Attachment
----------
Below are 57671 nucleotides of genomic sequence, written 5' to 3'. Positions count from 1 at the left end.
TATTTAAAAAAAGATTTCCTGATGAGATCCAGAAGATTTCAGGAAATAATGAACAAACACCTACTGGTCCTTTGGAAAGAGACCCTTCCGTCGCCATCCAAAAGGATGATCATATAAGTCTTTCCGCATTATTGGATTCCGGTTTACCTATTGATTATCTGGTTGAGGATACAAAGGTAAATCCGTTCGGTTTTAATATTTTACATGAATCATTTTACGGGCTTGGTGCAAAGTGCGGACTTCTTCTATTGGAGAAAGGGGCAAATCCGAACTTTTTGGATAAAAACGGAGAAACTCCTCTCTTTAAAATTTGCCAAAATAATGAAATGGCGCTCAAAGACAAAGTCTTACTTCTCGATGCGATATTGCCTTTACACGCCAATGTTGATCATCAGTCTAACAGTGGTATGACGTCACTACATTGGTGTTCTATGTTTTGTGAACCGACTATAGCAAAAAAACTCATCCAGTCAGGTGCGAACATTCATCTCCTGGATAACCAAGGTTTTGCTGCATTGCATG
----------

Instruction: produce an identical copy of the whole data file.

Below are 57671 nucleotides of genomic sequence, written 5' to 3'. Positions count from 1 at the left end.
TATTTAAAAAAAGATTTCCTGATGAGATCCAGAAGATTTCAGGAAATAATGAACAAACACCTACTGGTCCTTTGGAAAGAGACCCTTCCGTCGCCATCCAAAAGGATGATCATATAAGTCTTTCCGCATTATTGGATTCCGGTTTACCTATTGATTATCTGGTTGAGGATACAAAGGTAAATCCGTTCGGTTTTAATATTTTACATGAATCATTTTACGGGCTTGGTGCAAAGTGCGGACTTCTTCTATTGGAGAAAGGGGCAAATCCGAACTTTTTGGATAAAAACGGAGAAACTCCTCTCTTTAAAATTTGCCAAAATAATGAAATGGCGCTCAAAGACAAAGTCTTACTTCTCGATGCGATATTGCCTTTACACGCCAATGTTGATCATCAGTCTAACAGTGGTATGACGTCACTACATTGGTGTTCTATGTTTTGTGAACCGACTATAGCAAAAAAACTCATCCAGTCAGGTGCGAACATTCATCTCCTGGATAACCAAGGTTTTGCTGCATTGCATG